CORPORATE bonds registered with the Securities and Exchange Commission more than doubled in 2016 over the previous year as the SEC’s enhanced shelf registration program encouraged more companies to tap the bond market for their fundraising needs.
In a statement over the weekend, the SEC said P280 billion worth of fixed-rate and deferred coupon paying bonds and commercial papers were registered last year, 134 percent higher than the P120 billion worth of debt paper registered in 2015.
The SEC said the significant boost was due to its shelf registration program under the 2015 Securities Regulation Code Implementing Rules and Regulations (2015 SRC-IRR).
Of the P280 billion bonds registered last year, only about P143 billion were issued. This is because under the shelf registration program, companies may register debt securities with the SEC for issuance within three years.
“The data show that out the P280 billion registered bonds and commercial papers, around P236 billion or 84 percent of these debt instruments were registered through the enhanced shelf-registration system,” the corporate regulator said.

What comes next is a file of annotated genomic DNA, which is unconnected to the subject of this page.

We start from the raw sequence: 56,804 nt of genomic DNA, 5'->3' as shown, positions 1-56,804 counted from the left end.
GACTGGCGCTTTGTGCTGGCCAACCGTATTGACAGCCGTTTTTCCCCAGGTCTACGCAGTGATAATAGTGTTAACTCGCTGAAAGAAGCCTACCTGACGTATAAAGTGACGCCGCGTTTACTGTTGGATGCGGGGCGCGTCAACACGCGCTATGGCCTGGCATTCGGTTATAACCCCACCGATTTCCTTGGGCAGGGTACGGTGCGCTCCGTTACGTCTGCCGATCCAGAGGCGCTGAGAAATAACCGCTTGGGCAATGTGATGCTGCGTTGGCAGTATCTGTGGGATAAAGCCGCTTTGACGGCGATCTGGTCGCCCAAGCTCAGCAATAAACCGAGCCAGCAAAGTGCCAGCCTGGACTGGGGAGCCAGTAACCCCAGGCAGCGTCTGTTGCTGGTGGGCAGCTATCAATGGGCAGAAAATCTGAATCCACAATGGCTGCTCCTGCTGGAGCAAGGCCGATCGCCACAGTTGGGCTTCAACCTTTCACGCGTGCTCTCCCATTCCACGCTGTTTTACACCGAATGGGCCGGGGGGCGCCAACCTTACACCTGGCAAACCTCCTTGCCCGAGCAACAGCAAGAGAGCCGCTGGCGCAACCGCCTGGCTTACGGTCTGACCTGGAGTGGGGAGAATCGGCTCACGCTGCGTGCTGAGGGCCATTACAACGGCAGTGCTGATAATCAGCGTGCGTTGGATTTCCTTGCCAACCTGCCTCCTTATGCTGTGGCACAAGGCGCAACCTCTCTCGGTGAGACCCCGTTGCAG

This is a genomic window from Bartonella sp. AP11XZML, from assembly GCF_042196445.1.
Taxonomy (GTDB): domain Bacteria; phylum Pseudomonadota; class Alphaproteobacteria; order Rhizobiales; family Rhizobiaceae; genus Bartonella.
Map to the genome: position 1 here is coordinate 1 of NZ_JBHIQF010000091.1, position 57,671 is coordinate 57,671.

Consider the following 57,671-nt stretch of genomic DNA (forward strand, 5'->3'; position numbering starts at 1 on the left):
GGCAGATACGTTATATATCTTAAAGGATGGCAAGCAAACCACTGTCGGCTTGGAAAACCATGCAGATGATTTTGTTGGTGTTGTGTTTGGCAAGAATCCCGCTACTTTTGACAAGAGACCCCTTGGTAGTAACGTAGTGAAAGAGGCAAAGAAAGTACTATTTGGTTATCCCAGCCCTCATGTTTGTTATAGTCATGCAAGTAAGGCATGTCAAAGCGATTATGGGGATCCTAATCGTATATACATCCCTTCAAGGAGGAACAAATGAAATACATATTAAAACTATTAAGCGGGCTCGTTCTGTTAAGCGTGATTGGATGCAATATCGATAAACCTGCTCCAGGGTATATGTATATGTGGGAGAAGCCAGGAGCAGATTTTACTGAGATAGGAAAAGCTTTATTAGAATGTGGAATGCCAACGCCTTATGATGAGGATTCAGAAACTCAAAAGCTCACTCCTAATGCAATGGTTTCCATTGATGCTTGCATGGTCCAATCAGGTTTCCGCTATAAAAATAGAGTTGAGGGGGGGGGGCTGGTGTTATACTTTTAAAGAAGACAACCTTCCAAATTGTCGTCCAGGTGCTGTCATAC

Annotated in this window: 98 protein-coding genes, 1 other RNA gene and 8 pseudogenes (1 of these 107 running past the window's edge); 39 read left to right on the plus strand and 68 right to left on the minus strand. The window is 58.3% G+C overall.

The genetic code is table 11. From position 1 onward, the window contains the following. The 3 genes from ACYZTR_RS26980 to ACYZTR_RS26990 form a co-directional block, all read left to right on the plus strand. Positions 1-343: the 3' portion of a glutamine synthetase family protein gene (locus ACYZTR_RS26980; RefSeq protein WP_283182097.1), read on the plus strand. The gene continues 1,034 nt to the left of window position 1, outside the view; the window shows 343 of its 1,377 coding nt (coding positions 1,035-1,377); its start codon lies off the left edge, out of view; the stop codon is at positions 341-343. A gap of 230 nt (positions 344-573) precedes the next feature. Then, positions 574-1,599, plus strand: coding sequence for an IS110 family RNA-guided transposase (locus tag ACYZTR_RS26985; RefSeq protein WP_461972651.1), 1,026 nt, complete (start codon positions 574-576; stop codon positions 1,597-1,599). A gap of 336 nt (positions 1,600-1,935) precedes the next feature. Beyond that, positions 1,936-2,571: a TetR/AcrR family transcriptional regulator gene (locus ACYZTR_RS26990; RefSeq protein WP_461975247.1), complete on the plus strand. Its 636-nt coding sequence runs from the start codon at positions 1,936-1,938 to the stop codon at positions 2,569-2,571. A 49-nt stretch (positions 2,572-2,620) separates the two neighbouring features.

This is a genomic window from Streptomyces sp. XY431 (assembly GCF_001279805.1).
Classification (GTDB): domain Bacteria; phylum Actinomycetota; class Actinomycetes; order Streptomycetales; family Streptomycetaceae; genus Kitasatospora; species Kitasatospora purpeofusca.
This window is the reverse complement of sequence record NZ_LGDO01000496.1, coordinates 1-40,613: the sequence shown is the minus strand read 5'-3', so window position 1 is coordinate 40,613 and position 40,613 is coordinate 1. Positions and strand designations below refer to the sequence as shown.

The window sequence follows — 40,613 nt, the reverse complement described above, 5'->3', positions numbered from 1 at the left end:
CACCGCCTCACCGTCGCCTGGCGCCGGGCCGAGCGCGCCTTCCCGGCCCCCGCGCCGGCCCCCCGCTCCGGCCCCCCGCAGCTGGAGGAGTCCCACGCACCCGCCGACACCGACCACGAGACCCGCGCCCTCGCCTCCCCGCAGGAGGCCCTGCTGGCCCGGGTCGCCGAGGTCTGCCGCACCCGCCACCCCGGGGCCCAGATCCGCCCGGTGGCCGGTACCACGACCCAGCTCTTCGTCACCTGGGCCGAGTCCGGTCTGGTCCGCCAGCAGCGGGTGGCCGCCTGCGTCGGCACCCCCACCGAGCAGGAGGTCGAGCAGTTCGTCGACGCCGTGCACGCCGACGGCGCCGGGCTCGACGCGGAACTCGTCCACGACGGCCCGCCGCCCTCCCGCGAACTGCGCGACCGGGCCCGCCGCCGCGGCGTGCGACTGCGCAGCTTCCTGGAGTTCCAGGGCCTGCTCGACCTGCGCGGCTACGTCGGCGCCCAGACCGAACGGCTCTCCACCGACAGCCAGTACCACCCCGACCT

“Capital-raising can be done by issuers as they are needed and/or when market conditions are favorable for them,” the SEC said.
The program also provides companies the flexibility in the payment of registration fees, which are now payable per tranche of issue and proportional to the issued value.
Last year’s corporate issuers under the program include: Ayala Land Inc. (P50 billion), DMCI Project Developers Inc. (P1 billion), Ayala Corp. (P20 billion), SM Prime Holdings Inc. (P60 billion), Petron Corp. (P40 billion), SM Investment Corp. (P50 billion), Arthaland Corp. (P3 billion), DoubleDragon Properties Inc. (P15 billion), and SMC Global Power Holdings Corp. (P15 billion).
The 2015 SRC-IRR also provided an improved definition of commercial paper—now defined as “evidence of indebtedness of any person with a maturity of three hundred and sixty-five (365) days or less.”
The new rules ceased using the terms of “long term commercial paper” and “short term commercial paper”. Selling commercial papers was also made easier with the requirement of an issuer rating instead of a separate rating for each issuance.
Issuers of commercial papers include Cityland Inc. (P690 million), Cityland Development Corp. (P1.3 billion), City & Land Developers Inc. (P300 million), BDO Leasing and Finance Inc. (P25 billion), and SL Agritech Corp. (P1 billion).